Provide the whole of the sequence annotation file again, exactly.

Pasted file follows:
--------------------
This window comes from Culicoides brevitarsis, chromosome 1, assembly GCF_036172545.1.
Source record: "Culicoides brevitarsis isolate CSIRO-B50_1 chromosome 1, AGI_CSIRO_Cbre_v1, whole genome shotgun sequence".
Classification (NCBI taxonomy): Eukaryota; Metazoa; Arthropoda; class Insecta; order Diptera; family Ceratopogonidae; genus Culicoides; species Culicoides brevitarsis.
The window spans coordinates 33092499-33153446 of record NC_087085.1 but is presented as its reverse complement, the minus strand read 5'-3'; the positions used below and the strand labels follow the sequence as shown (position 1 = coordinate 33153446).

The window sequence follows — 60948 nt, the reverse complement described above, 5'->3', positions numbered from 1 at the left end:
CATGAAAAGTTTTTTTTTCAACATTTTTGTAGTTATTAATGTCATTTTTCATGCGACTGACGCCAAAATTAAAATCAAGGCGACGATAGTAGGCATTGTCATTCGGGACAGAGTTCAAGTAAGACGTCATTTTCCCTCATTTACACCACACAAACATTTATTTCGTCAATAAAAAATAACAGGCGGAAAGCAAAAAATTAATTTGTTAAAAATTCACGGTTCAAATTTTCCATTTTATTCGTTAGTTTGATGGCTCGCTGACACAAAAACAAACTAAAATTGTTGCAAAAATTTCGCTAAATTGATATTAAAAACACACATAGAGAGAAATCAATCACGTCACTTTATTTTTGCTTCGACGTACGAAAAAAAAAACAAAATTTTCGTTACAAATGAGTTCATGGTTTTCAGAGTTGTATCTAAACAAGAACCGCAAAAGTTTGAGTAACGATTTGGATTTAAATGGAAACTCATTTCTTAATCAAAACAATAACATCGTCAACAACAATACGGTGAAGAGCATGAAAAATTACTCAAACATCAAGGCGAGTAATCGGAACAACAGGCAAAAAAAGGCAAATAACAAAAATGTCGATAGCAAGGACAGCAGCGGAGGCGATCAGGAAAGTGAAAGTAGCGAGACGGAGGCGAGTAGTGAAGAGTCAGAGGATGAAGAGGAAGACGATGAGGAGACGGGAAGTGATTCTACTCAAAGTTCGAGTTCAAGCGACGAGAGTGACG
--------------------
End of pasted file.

This window comes from Culicoides brevitarsis, chromosome 1, assembly GCF_036172545.1.
Source record: "Culicoides brevitarsis isolate CSIRO-B50_1 chromosome 1, AGI_CSIRO_Cbre_v1, whole genome shotgun sequence".
Classification (NCBI taxonomy): Eukaryota; Metazoa; Arthropoda; class Insecta; order Diptera; family Ceratopogonidae; genus Culicoides; species Culicoides brevitarsis.
The window spans coordinates 33092499-33153446 of record NC_087085.1 but is presented as its reverse complement, the minus strand read 5'-3'; the positions used below and the strand labels follow the sequence as shown (position 1 = coordinate 33153446).

The window sequence follows — 60948 nt, the reverse complement described above, 5'->3', positions numbered from 1 at the left end:
CATGAAAAGTTTTTTTTTCAACATTTTTGTAGTTATTAATGTCATTTTTCATGCGACTGACGCCAAAATTAAAATCAAGGCGACGATAGTAGGCATTGTCATTCGGGACAGAGTTCAAGTAAGACGTCATTTTCCCTCATTTACACCACACAAACATTTATTTCGTCAATAAAAAATAACAGGCGGAAAGCAAAAAATTAATTTGTTAAAAATTCACGGTTCAAATTTTCCATTTTATTCGTTAGTTTGATGGCTCGCTGACACAAAAACAAACTAAAATTGTTGCAAAAATTTCGCTAAATTGATATTAAAAACACACATAGAGAGAAATCAATCACGTCACTTTATTTTTGCTTCGACGTACGAAAAAAAAAACAAAATTTTCGTTACAAATGAGTTCATGGTTTTCAGAGTTGTATCTAAACAAGAACCGCAAAAGTTTGAGTAACGATTTGGATTTAAATGGAAACTCATTTCTTAATCAAAACAATAACATCGTCAACAACAATACGGTGAAGAGCATGAAAAATTACTCAAACATCAAGGCGAGTAATCGGAACAACAGGCAAAAAAAGGCAAATAACAAAAATGTCGATAGCAAGGACAGCAGCGGAGGCGATCAGGAAAGTGAAAGTAGCGAGACGGAGGCGAGTAGTGAAGAGTCAGAGGATGAAGAGGAAGACGATGAGGAGACGGGAAGTGATTCTACTCAAAGTTCGAGTTCAAGCGACGAGAGTGACG